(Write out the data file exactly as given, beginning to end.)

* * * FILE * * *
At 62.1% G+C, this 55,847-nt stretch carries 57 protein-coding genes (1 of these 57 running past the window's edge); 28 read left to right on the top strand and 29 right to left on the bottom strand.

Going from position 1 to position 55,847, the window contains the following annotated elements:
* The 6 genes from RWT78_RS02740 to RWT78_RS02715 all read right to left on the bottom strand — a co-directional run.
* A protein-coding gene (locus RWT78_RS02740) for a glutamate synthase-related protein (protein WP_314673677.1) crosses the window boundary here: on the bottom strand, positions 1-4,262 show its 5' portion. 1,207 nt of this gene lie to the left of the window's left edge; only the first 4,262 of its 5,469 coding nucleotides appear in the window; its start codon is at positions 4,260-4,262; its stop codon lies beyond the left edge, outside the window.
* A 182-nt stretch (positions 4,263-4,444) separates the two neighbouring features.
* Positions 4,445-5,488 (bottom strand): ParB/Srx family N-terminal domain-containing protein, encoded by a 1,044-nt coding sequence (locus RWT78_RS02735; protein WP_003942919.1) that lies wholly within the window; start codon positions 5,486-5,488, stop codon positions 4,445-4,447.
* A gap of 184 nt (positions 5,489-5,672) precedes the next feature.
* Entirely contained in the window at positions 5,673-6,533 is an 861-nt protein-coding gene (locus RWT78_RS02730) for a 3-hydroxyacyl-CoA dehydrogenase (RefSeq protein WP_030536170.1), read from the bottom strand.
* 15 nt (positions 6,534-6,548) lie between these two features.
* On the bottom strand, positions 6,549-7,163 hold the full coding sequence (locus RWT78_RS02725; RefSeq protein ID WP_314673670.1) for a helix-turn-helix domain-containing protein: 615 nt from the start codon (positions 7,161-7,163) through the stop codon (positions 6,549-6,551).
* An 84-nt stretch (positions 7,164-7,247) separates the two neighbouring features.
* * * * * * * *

At 62.1% G+C, this 55,847-nt stretch carries 57 protein-coding genes (1 of these 57 running past the window's edge); 28 read left to right on the top strand and 29 right to left on the bottom strand.

Going from position 1 to position 55,847, the window contains the following annotated elements:
* The 6 genes from RWT78_RS02740 to RWT78_RS02715 all read right to left on the bottom strand — a co-directional run.
* A protein-coding gene (locus RWT78_RS02740) for a glutamate synthase-related protein (protein WP_314673677.1) crosses the window boundary here: on the bottom strand, positions 1-4,262 show its 5' portion. 1,207 nt of this gene lie to the left of the window's left edge; only the first 4,262 of its 5,469 coding nucleotides appear in the window; its start codon is at positions 4,260-4,262; its stop codon lies beyond the left edge, outside the window.
* A 182-nt stretch (positions 4,263-4,444) separates the two neighbouring features.
* Positions 4,445-5,488 (bottom strand): ParB/Srx family N-terminal domain-containing protein, encoded by a 1,044-nt coding sequence (locus RWT78_RS02735; protein WP_003942919.1) that lies wholly within the window; start codon positions 5,486-5,488, stop codon positions 4,445-4,447.
* A gap of 184 nt (positions 5,489-5,672) precedes the next feature.
* Entirely contained in the window at positions 5,673-6,533 is an 861-nt protein-coding gene (locus RWT78_RS02730) for a 3-hydroxyacyl-CoA dehydrogenase (RefSeq protein WP_030536170.1), read from the bottom strand.
* 15 nt (positions 6,534-6,548) lie between these two features.
* On the bottom strand, positions 6,549-7,163 hold the full coding sequence (locus RWT78_RS02725; RefSeq protein ID WP_314673670.1) for a helix-turn-helix domain-containing protein: 615 nt from the start codon (positions 7,161-7,163) through the stop codon (positions 6,549-6,551).
* An 84-nt stretch (positions 7,164-7,247) separates the two neighbouring features.